A DNA double helix, stabilized by silver ions forms a long, thin nanowire.
We are surrounded by so many electronic gadgets every day. Everything from your favorite iPod to that miniaturized digital watch contain microchips and very thin wires and circuits. Scientists are always on the exploration for materials on the order of nanometers so they can use it to build futuristic devices, where a full computer can be jam-packed into a needle head. In a recent study published in Nature Chemistry, researchers report a silver nanowire created using a DNA template. In their study, the DNA double helix contained non-canonical base pairs (i.e. base pairing except the traditional A:T/G:C) stabilized by silver ions. The "metallo base pairs" have provided a strategy to create silver/DNA hybrid nanowires, much longer than any nanowire previously reported. This study adds to the development of molecular electronics, one of the current focuses of bottom-up nanotechnology.
In recent years, DNA has been used for drug delivery, biosensing, molecular computation, and in the development of nanoelectronics. DNA, in its natural form, lacks electrical conductance and is unsuitable for applications in nanoelectronics. So scientists use DNA as a template for creating metallic nanowires, as a means to increase its electrical conductance while creating thin nanowires (on the order of a few nanometers). Up until this study, nanowires based on DNA duplexes with metallo base pairs were short, with around ten contiguous metallobase pairs. It remained a challenge to create long nanowires containing such metal ions.
Tanaka and coworkers now address this challenge by creating DNA nanowires in which the duplex contains metal-mediated base pairs. In their study, they used a DNA dodecamer (a DNA strand with 12 nucleotides) and crystallized it in the presence of silver nitrate. The crystal contained DNA duplex units composed only of silver-mediated base pairs. They used X-ray diffraction to study the crystal structure of metal-containing DNA duplexes: the duplexes in this crystal was much similar to the traditional, and well known, B-form conformation, except that the base pairs were not A:T or G:C. What they found was four types of silver mediated base pairing: C–Ag–C, G–Ag–G, G–Ag–C and T–Ag–T. Tanaka's group had earlier reported the silver-mediated C-Ag-C metallo base pair, but the other three were observed for the first time. One other observation was that the duplex was stabilized by exclusive silver-mediated base pairing causing the adenine residues in the dodecamer to bulge out from the duplex. In the crystal, the DNA duplexes were connected end-to-end by the guanine overhangs that formed a G-Ag-G base pair between the duplexes. This "continuous" duplex thus is a long silver nanowire within the DNA duplex. The aspect ratio of these nanowires are in the order of 50000 (diameter of the largest crystals was 0.1 mm and width of the continuous duplex DNA is 2 nm) which is larger than most reported nanowires. We have to wait to see if these nanowires can actually support electron transport either in solution or in crystallo.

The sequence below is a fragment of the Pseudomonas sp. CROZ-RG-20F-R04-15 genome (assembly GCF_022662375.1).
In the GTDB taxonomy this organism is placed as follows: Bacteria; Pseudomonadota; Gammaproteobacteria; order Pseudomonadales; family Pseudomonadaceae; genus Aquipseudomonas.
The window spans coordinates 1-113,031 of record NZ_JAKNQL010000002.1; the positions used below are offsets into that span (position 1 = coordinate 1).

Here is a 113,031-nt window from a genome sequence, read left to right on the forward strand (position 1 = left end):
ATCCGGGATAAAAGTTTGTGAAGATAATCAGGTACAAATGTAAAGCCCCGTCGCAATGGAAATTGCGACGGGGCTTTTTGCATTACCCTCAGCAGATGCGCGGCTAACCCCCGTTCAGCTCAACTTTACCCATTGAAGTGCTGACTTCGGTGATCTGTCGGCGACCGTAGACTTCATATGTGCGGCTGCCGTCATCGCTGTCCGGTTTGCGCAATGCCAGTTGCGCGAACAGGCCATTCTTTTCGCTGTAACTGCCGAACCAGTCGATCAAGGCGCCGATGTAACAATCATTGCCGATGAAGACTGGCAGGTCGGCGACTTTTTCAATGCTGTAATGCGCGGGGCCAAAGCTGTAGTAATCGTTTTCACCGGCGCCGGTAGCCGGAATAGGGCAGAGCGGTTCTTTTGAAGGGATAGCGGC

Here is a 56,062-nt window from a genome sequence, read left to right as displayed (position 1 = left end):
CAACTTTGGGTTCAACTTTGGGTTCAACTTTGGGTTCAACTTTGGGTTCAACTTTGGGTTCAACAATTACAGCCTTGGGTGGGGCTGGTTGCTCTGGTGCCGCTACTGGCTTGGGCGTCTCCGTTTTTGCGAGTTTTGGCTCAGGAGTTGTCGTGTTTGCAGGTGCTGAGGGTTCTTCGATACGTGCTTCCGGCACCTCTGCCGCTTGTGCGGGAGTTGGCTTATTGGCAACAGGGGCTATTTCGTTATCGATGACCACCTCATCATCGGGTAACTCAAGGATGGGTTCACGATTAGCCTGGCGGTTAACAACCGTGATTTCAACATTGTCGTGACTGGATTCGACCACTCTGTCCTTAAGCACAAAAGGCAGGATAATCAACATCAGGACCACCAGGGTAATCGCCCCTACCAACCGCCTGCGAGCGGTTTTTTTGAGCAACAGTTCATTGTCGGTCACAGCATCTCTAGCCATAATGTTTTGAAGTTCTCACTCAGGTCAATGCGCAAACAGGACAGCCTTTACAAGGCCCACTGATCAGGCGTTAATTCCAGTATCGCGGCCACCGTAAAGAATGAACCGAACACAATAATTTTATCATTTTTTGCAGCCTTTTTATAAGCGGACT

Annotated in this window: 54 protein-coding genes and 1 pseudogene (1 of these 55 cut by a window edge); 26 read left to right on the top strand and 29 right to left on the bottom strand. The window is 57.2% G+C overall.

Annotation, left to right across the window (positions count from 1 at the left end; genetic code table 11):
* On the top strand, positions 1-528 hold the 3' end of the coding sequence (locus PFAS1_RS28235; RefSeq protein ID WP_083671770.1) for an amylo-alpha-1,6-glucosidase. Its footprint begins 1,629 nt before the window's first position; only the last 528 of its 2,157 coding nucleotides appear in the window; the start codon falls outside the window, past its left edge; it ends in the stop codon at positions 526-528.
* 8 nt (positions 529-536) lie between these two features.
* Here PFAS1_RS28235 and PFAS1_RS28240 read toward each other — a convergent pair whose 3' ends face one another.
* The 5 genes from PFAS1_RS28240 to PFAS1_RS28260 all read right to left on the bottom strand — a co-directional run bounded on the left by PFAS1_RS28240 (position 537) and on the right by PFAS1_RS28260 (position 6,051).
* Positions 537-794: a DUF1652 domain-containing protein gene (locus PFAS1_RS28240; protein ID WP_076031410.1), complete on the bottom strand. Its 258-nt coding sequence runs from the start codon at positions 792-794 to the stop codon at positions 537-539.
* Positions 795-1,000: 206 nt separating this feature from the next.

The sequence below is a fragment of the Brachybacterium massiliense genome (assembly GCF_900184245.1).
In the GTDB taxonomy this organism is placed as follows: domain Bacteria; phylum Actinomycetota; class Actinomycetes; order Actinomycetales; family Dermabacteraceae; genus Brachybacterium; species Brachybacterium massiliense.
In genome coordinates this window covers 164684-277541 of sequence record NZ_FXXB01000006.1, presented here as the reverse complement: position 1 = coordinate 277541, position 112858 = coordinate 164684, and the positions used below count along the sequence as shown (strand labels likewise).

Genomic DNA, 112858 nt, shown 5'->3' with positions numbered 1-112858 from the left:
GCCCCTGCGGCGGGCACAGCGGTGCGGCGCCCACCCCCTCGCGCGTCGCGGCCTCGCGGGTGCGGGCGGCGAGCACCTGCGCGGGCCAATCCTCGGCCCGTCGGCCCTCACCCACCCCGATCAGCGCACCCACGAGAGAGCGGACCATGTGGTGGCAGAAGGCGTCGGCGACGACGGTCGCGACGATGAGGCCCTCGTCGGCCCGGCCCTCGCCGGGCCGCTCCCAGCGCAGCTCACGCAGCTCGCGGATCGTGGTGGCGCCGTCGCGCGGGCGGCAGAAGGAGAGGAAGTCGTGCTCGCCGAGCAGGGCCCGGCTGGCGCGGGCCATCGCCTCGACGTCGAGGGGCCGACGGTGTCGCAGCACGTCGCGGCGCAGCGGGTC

The metal-mediated base pairs also lead to interesting options for DNA nanotechnology and molecular circuits. One, it opens up more sequence design options: we might be able to use metal-mediated non-canonical base pairs. Second, the metallized DNA itself imparts additional characteristics on to such DNA nanostructures (electrical and optical properties, for example). The inter-duplex connection in this study is also provided by metal mediate base pairing. DNA arrays depend on base pair hybridization, and many motifs are designed with sticky ends as structural glue. So one could envision a “metallo sticky end” by using silver-mediated interactions between connecting units. With developments in DNA nanotechnology and the new results of metal-mediated base pairs, newer possibilities are awaiting the field of nanoelectronics.
This post is based on my highlight in ChemBioChem: AR Chandrasekaran, DNA arrays with a silver lining. ChemBioChem. doi:10.1002/cbic.201700367 (2017).